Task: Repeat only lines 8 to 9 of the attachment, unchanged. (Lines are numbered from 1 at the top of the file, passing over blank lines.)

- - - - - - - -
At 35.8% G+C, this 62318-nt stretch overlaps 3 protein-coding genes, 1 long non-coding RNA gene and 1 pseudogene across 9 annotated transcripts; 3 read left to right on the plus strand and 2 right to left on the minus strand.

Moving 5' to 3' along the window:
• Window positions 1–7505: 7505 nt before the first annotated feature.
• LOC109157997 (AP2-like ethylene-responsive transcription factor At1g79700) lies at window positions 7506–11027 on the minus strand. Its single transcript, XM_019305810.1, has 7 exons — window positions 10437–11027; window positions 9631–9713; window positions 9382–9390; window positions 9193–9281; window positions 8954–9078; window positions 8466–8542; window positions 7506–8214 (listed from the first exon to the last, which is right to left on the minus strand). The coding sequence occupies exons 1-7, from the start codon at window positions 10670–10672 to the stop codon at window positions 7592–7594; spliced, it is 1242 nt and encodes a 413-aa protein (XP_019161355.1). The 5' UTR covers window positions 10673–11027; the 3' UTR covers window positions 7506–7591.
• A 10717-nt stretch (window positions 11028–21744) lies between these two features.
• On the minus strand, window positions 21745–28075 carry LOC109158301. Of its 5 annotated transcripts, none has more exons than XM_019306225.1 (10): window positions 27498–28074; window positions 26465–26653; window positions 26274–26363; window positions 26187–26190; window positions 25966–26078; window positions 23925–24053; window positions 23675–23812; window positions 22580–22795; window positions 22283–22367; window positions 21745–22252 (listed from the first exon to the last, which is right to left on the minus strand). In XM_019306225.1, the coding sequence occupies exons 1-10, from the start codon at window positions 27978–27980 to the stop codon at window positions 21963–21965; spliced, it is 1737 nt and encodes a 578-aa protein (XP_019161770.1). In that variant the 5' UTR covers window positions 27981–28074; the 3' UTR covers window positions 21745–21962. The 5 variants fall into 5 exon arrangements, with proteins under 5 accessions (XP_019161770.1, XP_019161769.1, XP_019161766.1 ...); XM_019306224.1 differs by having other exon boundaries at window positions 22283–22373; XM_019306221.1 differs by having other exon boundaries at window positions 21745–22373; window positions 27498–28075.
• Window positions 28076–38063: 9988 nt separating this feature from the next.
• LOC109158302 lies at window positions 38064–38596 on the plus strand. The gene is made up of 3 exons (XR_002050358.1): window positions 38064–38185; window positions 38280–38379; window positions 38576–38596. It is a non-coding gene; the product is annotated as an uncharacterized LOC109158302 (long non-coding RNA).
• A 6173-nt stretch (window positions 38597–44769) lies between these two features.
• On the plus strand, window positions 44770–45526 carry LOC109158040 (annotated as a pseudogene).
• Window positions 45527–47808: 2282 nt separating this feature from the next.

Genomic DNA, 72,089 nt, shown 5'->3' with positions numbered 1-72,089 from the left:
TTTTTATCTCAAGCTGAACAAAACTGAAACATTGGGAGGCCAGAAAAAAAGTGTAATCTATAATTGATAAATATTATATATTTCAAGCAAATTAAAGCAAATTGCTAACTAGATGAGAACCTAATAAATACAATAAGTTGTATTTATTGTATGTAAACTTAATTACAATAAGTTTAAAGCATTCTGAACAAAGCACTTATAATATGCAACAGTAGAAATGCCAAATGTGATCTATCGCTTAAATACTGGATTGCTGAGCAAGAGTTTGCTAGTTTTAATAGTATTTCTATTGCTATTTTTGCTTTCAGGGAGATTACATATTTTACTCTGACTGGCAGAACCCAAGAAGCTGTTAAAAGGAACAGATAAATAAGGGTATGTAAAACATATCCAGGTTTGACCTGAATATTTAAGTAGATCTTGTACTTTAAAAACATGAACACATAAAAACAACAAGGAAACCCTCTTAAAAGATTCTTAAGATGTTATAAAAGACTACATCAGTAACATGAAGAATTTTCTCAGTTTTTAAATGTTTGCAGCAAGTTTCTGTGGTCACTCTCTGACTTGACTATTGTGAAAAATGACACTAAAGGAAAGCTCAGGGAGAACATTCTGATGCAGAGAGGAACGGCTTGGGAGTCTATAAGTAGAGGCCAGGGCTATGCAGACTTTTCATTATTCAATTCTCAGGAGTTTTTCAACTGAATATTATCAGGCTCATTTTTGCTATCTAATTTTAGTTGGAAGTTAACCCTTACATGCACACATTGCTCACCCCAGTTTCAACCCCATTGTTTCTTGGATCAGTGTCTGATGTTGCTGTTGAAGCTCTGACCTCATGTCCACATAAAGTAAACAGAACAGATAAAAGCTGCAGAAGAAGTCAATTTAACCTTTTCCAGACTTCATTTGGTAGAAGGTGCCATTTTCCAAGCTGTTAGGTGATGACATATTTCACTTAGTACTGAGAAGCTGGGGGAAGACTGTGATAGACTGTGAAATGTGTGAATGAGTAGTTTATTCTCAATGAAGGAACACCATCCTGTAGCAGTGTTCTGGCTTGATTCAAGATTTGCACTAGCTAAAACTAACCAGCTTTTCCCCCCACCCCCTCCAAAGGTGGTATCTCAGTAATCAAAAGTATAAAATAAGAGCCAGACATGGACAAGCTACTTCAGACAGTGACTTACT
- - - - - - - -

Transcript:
• LOC109158302 lies at window positions 38064–38596 on the plus strand. The gene is made up of 3 exons (XR_002050358.1): window positions 38064–38185; window positions 38280–38379; window positions 38576–38596. It is a non-coding gene; the product is annotated as an uncharacterized LOC109158302 (long non-coding RNA).
• A 6173-nt stretch (window positions 38597–44769) lies between these two features.